Mr. Boardman tells the story of Sherman’s life against a background of the history of his time.  From the quiet of a Massachusetts town in the period following Queen Anne’s War, the reader feels the increasing tempo of events as the break with England approaches.  The stormy days of the American Revolution, followed by the rise of a new nation form the heroic setting for Sherman’s mature years.  Few biographies within the reviewer’s experience so closely and so successfully identify the personal affairs of one man with the march of time. Not infrequently the importance of the man dwindles and is immersed in the sweep of events, but, after all, that is true to life.

A few items deserve particular attention.  The facts connected with the history of the Susquehanna Company, and with Connecticut’s claim to land in the Wyoming valley are clearly stated.  Sherman, in common with most citizens of his state, upheld its claims as opposed to those or Pennsylvania.

The decision of the Court of Commissioners at Trenton (1782) was unanimously in favor of the latter. The real significance of the Wyoming Controversy lies in two points, First, it may be regarded as one phase of the westward movement.  Secondly, the decision of the Trenton tribunal was epoch-making in that it was the first case of a decision by arbitration of any controversy between two states of the United States” (p. 159).

Several appendices of great value bring this book to a close.  Additional data on the Sherman almanacs is given In Appendix A.  This includes a list of the several almanacs, together With their locations.  The numerous, committees on which Sherman served are enumerated in Appendix  C, while a most useful list of the Sherman letters quoted In the volume is given in Appendix D.  Appendix E is devoted to a commendable Bibliography.  An index brings the work to a conclusion,

No more significant biography of Roger Sherman has yet been written.  In a very real sense, Mr. Boardman has made an excellent contribution to American biographical literature.

Member American Philosophical Society

Appendix B


By Eric Marsden

Roger Sherman was not only a signer of the Declaration of Independence – he was one of the inner group who helped Thomas Jefferson to draft it.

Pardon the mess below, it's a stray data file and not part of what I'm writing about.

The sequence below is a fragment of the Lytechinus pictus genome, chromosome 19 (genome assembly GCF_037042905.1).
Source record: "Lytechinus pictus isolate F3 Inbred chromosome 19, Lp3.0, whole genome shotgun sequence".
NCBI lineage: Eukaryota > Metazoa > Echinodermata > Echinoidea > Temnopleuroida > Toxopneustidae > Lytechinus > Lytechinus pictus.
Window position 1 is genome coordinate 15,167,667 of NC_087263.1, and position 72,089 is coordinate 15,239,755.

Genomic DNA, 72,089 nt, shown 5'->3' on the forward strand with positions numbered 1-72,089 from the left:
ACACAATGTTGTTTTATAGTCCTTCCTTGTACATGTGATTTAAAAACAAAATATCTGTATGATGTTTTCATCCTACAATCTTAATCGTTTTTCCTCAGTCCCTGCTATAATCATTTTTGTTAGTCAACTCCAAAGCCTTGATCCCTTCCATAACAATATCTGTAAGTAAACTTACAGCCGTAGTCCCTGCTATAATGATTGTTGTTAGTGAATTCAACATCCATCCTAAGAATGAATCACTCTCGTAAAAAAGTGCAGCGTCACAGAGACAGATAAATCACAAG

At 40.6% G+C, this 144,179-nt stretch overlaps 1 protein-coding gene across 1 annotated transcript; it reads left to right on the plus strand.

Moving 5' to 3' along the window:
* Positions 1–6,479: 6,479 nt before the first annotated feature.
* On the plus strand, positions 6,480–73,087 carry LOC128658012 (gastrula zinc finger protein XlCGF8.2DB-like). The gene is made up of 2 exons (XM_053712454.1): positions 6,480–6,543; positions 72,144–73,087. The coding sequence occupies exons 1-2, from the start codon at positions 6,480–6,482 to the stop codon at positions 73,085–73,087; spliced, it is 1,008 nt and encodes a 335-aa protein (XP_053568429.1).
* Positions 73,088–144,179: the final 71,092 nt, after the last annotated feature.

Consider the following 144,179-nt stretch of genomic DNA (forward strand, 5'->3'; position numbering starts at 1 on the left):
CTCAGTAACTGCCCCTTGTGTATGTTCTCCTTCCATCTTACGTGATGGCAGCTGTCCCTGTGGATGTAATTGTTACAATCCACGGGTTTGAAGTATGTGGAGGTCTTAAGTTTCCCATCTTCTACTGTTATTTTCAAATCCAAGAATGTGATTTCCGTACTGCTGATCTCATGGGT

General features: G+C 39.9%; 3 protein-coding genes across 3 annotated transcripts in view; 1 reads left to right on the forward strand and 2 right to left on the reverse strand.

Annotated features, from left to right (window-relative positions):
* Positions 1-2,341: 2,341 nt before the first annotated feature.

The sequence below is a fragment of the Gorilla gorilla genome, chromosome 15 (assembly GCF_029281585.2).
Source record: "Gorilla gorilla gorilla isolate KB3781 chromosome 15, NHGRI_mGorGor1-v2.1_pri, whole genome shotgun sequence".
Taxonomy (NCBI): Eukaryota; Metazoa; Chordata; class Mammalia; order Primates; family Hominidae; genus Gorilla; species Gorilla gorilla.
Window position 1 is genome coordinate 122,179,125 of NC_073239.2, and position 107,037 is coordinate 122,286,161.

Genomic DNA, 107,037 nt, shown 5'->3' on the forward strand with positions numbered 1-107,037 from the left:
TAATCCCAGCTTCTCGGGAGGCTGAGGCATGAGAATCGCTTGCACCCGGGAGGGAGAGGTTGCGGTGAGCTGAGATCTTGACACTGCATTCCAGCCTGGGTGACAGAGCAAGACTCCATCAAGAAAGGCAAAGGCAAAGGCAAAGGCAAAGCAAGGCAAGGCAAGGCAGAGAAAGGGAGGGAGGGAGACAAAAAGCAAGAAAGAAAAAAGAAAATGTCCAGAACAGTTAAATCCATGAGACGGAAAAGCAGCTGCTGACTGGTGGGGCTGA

Roger Sherman was born on April 19, 1721, in Newton, Mass.  He had little formal education and was largely self-taught.  He was apprenticed to a shoemaker until he was 22, but studied law privately and became a successful advocate and was later appointed a state judge. He was a member of the House of Representatives from 1789 to 1791 and of the Senate from 1791 to 1793.  In retirement he became mayor of New Haven.

Sherman holds a unique distinction in America’s constitutional history.  He was the only person to have signed all four State papers which marked the creation of the U.S.  Apart from the Declaration of Independence and the Constitution he also signed the Articles of Association (1774) and the Articles of Confederation.

Sherman also played a key role in framing the Constitution by averting a dispute between the larger and smaller states of the proposed Union.  In the Convention of 1787 the larger states backed Virginia’s contention that in a bicameral legislature “the rights of suffrage ought to be proportioned to the quotas of contributions, or to the number of free inhabitants.”  If they were to bear the greater burden they demanded a bigger share of control.  The smaller states stuck to their insistence on equal rights for all states.

The deadlock was broken by Sherman’s proposal that there should be one House with equal representation and a second with proportional representation.  After amendments had been agreed relating to federal and state taxation this proposal, known as “the Connecticut compromise,” was accepted.

The Boardman family became linked to Roger Sherman through the marriage on May 2, 1861, of Dr. Samuel Ward Boardman to Sarah Elizabeth Greene, Sherman’s great-granddaughter.

Sarah Greene also had a formidable pedigree from her father, the Rev. David Greene, whose immigrant ancestor in 1649, Thomas Greene, was from Leicester, England.  A genealogist, Lora S. La Mance, traced the Greene’s origins to Sir Henry Greene, a Yorkist who was beheaded on the order of Bolingbroke, the future Henry IV, in the Wars of the Roses.  La Mance also claimed that the American family had royal links with the Stuart line in Scotland, and was lineally descended from the uncle of William the Conqueror. “We have five saints in our direct lineage and a dozen Crusaders.”

Sarah Greene was undoubtedly a remarkable woman in her own right.  She helped transform the life and fortunes of Dr. Samuel Ward Boardman, who had had a troubled start to his career and whose first wife had died young.  He and Sarah were married for more than 50 years and had nine children, and he attained eminence as an educator and author.